Pet spas and beer tastings and heated rooftop pools are so ubiquitous within DC’s luxury apartment buildings that they’re almost, well, boring.
What’s a high-end building to do in order to attract a millennial tenant these days? Well, if you’re anything like Resa, the new NoMa development celebrating its grand opening this week, you could try shaping an entire building around a cultural ethos.
Resa, which is the first residential project in DC by Scandinavian developer Skanska and began taking tenants in July, is built with the Swedish concept of lagom in mind. No, this is not hygge—that Danish word for “coziness” that’s like, so passé by now—but rather a concept that encourages living one’s life with a peaceful sense of balance and moderation.
(For more context, just examine the Resa homepage. Above an image of a fog-laden hill that looks as if it could have been inhabited by Vikings centuries ago, phrases embodying the Resa mission float specter-like. “Your home should be more than a place to rest your head,” reads one. “It’s a sanctuary where you can be at peace with yourself, relax in well-kept shared spaces and reconnect with nature.”)
Said Scandinavian influences are apparent in the aesthetics of the 12-story, 326-unit building, whose interiors were designed by Danish firm Space Copenhagen. In the lobby, light wood floors and earth tones abound. The clean lines of the tall windows and mid-century modern furniture evoke a lagom-like sense of easy practicality.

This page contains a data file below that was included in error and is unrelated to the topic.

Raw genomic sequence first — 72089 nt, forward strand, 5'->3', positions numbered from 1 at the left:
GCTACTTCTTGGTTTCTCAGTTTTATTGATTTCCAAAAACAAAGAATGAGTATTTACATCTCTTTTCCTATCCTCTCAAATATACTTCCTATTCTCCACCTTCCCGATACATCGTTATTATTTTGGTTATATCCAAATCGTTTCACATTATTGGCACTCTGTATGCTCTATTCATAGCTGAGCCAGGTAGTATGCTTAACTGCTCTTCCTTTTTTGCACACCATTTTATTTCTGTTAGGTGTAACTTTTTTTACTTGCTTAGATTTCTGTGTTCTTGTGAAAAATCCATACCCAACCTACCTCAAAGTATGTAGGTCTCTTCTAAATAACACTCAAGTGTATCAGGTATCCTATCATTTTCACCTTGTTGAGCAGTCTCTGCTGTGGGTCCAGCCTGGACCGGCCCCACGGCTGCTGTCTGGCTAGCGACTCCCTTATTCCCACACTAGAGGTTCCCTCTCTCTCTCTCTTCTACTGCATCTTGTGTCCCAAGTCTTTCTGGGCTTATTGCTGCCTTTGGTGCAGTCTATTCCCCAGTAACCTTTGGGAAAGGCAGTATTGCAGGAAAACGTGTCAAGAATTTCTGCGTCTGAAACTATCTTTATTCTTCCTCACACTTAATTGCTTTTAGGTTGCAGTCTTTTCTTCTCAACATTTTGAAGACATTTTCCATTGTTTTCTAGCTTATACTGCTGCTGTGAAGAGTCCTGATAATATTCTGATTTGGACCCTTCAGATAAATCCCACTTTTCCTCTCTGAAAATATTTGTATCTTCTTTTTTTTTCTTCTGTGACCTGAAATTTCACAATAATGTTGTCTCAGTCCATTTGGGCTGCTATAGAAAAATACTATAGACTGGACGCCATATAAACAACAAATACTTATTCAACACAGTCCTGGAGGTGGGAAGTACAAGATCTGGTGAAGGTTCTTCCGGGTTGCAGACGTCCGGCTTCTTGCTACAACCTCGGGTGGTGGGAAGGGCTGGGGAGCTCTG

With the balance component of the lagom approach in mind, there’s a business center and conference room, but there are also lots of plants, artwork, and indoor and outdoor seating areas and spaces for relaxing.
“The vibe of this property and the calming nature of it are very unique,” says Resa property manager Joe Krisch. “A lot of the new buildings are very nice, but they’re also cookie-cutter.”
While living in a community that exudes a relaxing simplicity is an added perk on top of an already long list of perks (Resa has the classic luxury apartment line-up of pet spa, in-house dry cleaning service, heated plunge pool, and high-end gym), Krisch is aware that the lagom effect also serves as a marketing tool.
“Yeah, I think the level of competition now is almost leveling out to where the baseline expectations are so high, it’s the small details that set properties apart from each other,” says Krisch. (Well, if you can call embracing a Scandinavian style of living a small detail, that is.)
The Swedish goodness will abound at Resa’s grand opening party September 12, which will feature samples of Scandinavian-influenced food and lessons in using all things lagom and hygge in interior design. Although the get-together is not open to the public, you can still schedule a tour through the leasing office. Skål!
Resa; 22 M St. NE